In a 2000 study, MIT researchers scanned students’ brains using a 3D-printed scan

Mitsubishi Electric ultimately won permission from China to use the same technology, and the experience could have bolstered its decision to pursue a deal with the Chinese company. So why did it take them…

In a 2000 study, MIT researchers scanned students’ brains using a 3D-printed scan

Mitsubishi Electric ultimately won permission from China to use the same technology, and the experience could have bolstered its decision to pursue a deal with the Chinese company. So why did it take them 17 years to detect that the U.S. was using a 3D-printed stereo system?

To be clear, 3D-printing of 3D-scanned images is not new. Among a number of examples, Harvard professor Trevor Kossow has 3D-printed curved metal objects with a single piece of the desired material, which he uses to craft cufflinks. (The technology, called “virtual welding,” is not actually new, just hard to find examples of.) Researchers at one Indiana University lab 3D-printed plastic golf balls using a scanning technology called computed tomography (CT).

The key is that it is impossible to fool the system by just scanning an image on a 3D printer at a high enough resolution to detect subtle details. “It’s like a photo negative photo,” said Dr. Andrew Olson, an engineering professor at the University of California at San Diego who is writing a paper about the technique. (Dr. Olson used the same system in conjunction with an exercise bike in 2013.)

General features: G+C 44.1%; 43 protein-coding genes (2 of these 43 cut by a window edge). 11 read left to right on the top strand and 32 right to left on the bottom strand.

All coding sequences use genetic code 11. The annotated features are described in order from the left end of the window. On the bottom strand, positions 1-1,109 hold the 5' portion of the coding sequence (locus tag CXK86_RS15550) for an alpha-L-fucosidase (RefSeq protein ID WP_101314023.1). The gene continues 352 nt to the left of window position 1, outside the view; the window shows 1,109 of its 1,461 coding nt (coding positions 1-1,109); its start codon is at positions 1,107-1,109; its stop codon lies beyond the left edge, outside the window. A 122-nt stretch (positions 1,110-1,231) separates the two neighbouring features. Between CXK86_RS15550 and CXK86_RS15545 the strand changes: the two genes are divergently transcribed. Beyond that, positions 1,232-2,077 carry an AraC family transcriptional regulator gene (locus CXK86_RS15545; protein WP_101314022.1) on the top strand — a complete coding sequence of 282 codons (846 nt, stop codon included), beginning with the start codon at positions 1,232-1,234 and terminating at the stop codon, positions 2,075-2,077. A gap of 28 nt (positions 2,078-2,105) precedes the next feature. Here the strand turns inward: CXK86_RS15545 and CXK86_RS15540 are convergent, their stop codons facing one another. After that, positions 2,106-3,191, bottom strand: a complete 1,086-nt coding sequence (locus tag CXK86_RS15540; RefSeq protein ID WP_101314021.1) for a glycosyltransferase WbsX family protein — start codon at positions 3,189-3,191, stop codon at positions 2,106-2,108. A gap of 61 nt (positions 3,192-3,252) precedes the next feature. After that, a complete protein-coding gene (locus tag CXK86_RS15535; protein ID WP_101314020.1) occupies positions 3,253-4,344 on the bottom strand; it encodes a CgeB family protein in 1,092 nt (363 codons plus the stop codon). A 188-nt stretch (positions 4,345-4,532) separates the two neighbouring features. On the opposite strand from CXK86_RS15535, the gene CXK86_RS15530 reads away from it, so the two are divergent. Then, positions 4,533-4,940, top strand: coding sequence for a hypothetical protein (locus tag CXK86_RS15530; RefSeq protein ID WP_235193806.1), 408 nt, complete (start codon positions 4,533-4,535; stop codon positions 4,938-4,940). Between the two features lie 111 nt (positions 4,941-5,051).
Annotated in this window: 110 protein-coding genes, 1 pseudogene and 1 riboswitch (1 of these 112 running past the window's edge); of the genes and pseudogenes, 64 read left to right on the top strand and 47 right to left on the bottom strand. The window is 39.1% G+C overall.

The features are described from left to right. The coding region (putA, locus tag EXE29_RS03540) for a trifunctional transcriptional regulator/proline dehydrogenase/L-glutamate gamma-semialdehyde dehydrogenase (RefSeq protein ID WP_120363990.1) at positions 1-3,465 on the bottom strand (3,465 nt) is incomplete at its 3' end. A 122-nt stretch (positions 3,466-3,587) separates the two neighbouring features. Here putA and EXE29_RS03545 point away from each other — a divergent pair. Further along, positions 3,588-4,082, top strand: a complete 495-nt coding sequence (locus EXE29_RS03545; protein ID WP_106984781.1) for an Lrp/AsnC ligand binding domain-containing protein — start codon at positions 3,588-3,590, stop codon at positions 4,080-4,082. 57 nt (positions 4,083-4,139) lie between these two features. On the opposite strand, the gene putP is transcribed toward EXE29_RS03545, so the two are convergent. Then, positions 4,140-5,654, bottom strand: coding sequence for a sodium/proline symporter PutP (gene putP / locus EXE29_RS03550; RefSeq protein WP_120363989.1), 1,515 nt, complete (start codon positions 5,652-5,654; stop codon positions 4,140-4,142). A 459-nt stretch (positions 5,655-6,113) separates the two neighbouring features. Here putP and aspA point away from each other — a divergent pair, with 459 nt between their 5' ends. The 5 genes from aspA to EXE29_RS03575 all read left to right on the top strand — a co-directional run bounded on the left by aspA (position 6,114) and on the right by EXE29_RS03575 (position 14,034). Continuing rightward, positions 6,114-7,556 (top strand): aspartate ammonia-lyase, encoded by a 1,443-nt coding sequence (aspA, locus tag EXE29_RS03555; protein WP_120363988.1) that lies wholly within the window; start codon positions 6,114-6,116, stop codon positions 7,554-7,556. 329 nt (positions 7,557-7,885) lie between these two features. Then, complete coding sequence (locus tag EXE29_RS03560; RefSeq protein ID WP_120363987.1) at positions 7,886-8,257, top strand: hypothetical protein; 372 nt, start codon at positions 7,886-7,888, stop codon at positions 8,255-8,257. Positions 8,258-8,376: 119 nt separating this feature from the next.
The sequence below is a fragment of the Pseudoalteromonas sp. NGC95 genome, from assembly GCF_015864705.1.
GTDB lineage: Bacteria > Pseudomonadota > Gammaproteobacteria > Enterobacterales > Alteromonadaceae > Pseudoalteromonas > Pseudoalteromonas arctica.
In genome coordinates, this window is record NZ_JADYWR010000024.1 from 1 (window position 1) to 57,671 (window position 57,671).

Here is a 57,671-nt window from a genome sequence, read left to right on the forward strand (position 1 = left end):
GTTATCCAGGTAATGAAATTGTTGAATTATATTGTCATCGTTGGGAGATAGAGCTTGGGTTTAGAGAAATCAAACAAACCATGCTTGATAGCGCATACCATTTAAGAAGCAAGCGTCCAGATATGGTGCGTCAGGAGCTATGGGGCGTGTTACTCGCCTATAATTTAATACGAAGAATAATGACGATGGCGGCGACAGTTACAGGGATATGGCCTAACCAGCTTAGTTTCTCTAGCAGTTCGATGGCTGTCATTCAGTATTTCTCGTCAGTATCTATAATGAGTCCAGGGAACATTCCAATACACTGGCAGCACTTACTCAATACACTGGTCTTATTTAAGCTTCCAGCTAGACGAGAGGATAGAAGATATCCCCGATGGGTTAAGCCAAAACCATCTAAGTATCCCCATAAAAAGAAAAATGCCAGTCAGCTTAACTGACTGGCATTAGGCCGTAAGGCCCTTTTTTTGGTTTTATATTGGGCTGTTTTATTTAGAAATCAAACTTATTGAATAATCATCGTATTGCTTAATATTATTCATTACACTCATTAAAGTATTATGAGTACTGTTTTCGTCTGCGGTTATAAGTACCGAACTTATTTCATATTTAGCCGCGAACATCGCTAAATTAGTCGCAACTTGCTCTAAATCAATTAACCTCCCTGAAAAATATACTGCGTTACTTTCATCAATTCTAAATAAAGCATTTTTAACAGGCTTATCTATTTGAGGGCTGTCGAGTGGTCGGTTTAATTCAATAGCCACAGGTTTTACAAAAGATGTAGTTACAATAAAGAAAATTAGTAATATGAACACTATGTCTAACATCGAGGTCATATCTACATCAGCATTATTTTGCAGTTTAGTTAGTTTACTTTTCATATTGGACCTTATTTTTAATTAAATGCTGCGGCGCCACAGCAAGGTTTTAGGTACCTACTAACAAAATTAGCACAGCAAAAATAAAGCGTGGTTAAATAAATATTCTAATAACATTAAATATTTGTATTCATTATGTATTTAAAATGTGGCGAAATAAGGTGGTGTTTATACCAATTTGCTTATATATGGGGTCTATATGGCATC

In other words, you would need high-resolution imaging all through the area under 3D-printed scan. (Those being ultra high-resolution monitors, since imaging is very fast and happens in real time.) The trade-off is that the sophisticated scanning becomes a large computational task that requires a massive number of programmers. The CTSis also only shows a handful of facts, something a generation of mobile phone operators are already aware of.

It is a luxury that’s now becoming available, with the high-end drones and 3D-printing (nano-additive manufacturing, as it is known). And the cheaper competitors such as 3D-printing technology as an affordable practice. But for universities and research labs, they still need to spend significant resources on a CTSis. Harvard, for example, already has its own scanner designed with the expertise of a team from the NanoFidelity Institute, which the school received.

It has taken other researchers a decade or more to learn to use CTSis. Liu Shen, an associate professor at the Massachusetts Institute of Technology’s Material Science and Engineering Center, is among those who developed it. He has been using the CTSis to scan materials such as thin LCD screens in the hopes of creating printable circuits.

Researchers in the MIT Materials Group, Mr. Shen says, first used 3D scanners to shape metals with high resolution, and then decoded the results.

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